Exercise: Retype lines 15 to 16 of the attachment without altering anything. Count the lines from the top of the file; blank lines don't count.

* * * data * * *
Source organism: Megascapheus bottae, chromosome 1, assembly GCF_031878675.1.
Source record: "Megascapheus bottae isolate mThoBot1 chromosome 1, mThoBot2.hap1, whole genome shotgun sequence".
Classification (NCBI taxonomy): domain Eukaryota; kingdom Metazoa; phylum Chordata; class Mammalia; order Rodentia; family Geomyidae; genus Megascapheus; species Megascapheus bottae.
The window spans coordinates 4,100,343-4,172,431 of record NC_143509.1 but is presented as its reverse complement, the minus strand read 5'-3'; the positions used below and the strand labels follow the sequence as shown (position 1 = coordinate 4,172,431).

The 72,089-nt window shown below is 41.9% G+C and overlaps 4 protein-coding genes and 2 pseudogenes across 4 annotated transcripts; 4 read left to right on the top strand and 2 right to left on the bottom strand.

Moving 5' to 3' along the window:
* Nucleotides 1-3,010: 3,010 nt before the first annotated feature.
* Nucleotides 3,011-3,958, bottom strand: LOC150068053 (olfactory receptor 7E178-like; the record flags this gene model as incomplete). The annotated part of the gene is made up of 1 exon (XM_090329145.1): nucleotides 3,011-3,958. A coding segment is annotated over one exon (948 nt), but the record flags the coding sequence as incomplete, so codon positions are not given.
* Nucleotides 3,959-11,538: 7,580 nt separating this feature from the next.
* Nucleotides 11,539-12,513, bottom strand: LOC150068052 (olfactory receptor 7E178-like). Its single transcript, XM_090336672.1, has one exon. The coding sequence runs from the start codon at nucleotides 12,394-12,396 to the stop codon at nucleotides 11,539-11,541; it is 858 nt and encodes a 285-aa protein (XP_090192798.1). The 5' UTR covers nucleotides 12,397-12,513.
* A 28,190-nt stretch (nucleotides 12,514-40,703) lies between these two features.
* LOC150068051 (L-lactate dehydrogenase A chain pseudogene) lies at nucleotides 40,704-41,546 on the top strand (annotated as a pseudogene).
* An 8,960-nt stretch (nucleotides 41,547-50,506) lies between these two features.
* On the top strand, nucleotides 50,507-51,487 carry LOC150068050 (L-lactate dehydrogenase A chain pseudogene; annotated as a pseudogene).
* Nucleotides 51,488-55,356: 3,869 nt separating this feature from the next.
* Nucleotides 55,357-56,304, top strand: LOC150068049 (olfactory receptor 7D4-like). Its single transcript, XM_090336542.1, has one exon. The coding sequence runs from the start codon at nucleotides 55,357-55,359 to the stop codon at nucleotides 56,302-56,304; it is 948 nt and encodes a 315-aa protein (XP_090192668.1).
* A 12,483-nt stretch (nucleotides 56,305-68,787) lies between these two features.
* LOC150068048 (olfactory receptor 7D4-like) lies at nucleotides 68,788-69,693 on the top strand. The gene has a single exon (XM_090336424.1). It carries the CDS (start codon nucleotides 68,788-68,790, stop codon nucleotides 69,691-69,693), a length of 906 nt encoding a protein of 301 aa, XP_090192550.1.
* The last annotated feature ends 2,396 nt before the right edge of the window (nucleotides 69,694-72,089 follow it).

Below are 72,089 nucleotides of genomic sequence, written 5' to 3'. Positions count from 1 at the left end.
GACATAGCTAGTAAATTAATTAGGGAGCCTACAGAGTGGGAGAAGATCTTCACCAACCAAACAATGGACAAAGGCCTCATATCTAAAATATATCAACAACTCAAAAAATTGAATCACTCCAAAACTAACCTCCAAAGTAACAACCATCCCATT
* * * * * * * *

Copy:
* Nucleotides 51,488-55,356: 3,869 nt separating this feature from the next.
* Nucleotides 55,357-56,304, top strand: LOC150068049 (olfactory receptor 7D4-like). Its single transcript, XM_090336542.1, has one exon. The coding sequence runs from the start codon at nucleotides 55,357-55,359 to the stop codon at nucleotides 56,302-56,304; it is 948 nt and encodes a 315-aa protein (XP_090192668.1).